a frame having the imaging device, the distance measuring device, and the light source attached thereto, the frame including first and second side members, and first and second beams disposed between the first and second side members and substantially parallel to each other, the first beam including an attachment feature for facilitating attachment of the frame to a support structure;
a first motor attached to the first beam, and configured to cooperate with the attachment feature for rotating the frame about a first axis; and
a second motor disposed within the first beam and attached to the first side member, the second motor being operable to rotate the imaging device, the distance measuring device, and the light source about an axis generally perpendicular to the first axis.
14. The inspection system of claim 13, further comprising a first elongated member attached to the attachment feature and disposed along the first axis for positioning the imaging device.
15. The inspection system of claim 14, further comprising a second elongated member having a first end attached to the second beam, and a second end configured to rest on a surface, thereby supporting the frame at some distance from the surface.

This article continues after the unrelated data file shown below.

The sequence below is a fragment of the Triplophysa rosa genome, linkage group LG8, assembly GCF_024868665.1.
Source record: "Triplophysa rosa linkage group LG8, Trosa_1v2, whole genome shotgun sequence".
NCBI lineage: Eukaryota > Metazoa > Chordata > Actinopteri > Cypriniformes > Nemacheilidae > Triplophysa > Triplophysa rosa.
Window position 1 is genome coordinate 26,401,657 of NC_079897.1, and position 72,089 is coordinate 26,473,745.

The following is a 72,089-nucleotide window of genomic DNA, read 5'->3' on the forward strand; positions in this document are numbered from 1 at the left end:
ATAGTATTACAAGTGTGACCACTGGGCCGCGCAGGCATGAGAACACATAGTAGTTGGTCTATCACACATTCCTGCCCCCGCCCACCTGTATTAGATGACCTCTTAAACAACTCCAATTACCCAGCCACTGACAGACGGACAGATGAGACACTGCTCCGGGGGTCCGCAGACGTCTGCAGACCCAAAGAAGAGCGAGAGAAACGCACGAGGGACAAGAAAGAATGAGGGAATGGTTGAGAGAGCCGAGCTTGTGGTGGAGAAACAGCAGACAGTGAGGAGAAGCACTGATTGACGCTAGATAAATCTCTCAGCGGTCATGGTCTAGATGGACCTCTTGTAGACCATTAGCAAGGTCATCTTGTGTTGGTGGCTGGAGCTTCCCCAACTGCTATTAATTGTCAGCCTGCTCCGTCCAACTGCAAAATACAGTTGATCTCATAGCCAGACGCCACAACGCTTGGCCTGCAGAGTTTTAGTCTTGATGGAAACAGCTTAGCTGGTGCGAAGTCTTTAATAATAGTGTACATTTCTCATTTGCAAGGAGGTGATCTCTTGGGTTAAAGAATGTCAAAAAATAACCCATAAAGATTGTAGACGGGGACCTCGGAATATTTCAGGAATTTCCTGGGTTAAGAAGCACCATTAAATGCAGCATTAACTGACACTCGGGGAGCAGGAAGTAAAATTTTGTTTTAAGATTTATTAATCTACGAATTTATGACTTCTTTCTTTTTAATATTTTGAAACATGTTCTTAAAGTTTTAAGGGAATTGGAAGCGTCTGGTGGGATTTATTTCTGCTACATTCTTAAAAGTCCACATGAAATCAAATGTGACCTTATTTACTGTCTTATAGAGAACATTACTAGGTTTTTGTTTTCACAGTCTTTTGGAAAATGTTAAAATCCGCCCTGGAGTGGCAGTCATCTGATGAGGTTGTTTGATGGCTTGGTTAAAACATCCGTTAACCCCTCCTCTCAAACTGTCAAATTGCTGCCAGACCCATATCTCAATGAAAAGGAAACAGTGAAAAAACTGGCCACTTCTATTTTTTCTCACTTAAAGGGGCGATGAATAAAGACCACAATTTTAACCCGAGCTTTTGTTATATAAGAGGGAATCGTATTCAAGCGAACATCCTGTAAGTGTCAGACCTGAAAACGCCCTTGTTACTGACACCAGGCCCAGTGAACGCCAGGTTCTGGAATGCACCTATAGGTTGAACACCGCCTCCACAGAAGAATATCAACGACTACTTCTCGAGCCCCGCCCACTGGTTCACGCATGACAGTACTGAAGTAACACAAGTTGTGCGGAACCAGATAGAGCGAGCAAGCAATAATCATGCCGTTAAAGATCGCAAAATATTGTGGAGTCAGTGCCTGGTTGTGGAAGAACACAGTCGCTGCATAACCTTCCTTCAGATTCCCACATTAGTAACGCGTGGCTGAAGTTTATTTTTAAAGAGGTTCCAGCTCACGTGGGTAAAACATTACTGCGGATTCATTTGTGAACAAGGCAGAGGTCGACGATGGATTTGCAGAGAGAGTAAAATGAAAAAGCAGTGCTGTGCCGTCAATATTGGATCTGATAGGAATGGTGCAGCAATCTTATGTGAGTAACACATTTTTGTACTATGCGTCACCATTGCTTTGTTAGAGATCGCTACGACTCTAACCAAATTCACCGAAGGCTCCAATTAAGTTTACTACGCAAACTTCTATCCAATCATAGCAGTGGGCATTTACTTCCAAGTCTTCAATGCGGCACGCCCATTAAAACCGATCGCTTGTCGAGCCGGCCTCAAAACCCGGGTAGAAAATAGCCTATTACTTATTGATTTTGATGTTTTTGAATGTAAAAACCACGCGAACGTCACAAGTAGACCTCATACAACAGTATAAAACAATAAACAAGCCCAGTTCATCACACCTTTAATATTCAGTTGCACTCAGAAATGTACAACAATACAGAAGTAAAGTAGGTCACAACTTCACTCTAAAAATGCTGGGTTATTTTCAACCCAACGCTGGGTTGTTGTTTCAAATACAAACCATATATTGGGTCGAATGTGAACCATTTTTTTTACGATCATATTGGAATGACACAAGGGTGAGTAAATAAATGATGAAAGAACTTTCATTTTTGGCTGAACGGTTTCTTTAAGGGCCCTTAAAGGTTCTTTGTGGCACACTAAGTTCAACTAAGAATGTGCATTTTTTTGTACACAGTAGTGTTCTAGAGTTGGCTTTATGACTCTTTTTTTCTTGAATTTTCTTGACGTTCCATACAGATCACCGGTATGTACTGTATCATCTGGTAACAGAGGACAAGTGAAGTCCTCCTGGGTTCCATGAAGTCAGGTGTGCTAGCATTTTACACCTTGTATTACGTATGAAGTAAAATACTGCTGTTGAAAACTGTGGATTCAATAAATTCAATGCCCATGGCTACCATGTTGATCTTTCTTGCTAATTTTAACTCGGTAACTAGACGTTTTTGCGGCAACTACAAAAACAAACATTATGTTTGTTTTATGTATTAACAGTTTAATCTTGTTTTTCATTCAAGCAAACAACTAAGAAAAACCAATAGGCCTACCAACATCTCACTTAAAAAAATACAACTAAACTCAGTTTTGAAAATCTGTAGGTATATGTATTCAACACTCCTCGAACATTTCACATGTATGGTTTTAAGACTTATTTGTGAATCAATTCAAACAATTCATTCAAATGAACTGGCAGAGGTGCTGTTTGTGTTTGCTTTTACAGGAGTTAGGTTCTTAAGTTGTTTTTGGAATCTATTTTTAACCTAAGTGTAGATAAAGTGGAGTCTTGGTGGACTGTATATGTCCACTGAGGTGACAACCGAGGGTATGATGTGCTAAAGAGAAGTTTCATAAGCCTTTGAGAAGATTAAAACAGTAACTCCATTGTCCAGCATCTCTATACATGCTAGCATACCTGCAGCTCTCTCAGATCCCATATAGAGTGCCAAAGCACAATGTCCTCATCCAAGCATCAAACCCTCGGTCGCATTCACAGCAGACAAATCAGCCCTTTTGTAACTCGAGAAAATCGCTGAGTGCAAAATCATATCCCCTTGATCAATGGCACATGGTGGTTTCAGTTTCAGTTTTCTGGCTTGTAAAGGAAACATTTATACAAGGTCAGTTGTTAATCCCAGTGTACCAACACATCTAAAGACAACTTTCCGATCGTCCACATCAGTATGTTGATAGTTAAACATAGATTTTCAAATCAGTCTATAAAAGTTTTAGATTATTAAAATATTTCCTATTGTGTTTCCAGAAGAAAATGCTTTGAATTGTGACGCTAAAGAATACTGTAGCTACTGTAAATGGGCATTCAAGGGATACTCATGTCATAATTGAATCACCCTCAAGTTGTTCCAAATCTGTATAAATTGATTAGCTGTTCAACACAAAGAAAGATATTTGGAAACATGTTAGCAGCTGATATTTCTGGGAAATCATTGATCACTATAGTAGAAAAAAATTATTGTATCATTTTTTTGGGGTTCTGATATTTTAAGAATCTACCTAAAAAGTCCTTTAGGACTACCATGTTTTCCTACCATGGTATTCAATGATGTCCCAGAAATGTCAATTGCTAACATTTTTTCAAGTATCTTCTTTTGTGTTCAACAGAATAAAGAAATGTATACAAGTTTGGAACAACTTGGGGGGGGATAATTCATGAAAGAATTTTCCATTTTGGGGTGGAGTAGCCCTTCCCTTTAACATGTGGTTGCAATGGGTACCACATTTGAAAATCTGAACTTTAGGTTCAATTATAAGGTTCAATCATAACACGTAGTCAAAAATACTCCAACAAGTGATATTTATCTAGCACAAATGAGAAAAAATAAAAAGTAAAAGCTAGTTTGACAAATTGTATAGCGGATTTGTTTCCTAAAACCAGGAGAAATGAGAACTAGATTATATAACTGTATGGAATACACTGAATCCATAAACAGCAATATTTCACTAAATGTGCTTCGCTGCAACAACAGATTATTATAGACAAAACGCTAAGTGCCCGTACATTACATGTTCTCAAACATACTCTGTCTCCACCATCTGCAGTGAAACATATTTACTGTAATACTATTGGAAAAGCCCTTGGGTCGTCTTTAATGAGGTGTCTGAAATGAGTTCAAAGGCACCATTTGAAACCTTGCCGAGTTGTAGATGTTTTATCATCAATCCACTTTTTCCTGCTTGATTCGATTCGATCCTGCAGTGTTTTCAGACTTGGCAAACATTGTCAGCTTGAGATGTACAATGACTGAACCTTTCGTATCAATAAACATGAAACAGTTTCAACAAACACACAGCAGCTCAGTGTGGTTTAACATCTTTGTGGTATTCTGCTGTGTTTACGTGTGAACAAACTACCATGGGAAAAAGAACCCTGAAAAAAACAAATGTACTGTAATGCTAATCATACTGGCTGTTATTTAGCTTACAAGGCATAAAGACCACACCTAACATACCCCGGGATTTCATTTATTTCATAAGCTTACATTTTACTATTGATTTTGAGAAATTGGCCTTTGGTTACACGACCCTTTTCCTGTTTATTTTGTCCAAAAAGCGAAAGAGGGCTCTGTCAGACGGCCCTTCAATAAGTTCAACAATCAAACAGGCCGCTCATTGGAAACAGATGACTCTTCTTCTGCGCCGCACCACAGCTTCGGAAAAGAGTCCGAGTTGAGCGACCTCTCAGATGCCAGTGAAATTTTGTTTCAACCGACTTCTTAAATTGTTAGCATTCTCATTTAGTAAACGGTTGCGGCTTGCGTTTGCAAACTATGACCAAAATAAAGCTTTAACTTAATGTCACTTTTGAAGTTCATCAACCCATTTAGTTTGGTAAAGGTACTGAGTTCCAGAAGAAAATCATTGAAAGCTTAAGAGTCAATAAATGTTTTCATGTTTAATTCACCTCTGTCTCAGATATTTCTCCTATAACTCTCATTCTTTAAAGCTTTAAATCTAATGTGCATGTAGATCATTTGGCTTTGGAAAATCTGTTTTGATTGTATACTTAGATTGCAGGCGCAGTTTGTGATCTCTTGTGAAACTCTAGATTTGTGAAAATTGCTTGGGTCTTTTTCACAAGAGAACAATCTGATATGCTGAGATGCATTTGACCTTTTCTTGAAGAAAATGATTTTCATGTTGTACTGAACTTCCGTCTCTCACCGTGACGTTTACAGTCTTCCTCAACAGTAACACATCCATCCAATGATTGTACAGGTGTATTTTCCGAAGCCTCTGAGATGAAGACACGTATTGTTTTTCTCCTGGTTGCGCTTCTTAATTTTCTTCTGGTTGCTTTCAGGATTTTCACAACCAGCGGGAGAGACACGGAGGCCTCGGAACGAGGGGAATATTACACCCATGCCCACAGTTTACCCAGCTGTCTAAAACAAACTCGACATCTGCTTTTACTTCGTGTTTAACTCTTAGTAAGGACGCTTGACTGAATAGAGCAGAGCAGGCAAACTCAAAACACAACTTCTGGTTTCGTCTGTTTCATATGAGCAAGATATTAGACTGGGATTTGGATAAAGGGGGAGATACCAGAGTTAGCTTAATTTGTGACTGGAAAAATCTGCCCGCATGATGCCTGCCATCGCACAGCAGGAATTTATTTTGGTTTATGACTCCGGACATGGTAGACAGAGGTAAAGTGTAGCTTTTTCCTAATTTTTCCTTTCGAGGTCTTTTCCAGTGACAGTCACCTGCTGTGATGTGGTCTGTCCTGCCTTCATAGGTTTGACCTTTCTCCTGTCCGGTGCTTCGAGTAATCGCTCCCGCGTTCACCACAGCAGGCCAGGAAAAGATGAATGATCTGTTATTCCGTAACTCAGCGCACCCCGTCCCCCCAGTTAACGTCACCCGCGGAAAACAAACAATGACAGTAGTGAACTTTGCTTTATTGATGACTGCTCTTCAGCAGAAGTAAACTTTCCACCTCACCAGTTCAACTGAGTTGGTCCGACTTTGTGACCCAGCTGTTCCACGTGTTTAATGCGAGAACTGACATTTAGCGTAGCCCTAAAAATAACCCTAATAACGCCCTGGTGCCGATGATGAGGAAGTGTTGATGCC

16. The inspection system of claim 13, wherein the first side member includes at least one power transmission element disposed therein, the at least one power transmission element being configured to transfer rotational motion from the second motor to the imaging device, the distance measuring device, and the light source.
17. The inspection system of claim 13, further comprising at least one water resistant housing, the at least one water resistant housing being configured to house the imaging device, the distance measuring device, and the light source.
18. The inspection system of claim 13, further comprising at least one controller configured to control operation of the imaging device, the distance measuring device, and the light source, the at least one controller being further configured to receive signals output from the imaging device and the distance measuring device.
19. The inspection system of claim 13, wherein the distance measuring device includes a laser distance measuring device.
20. The inspection system of claim 13, further comprising a flange having an aperture for receiving the first elongated member therethrough, the flange being configured to cooperate with a manhole casting, thereby providing lateral support for the first elongated member when the imaging device is placed within a manhole.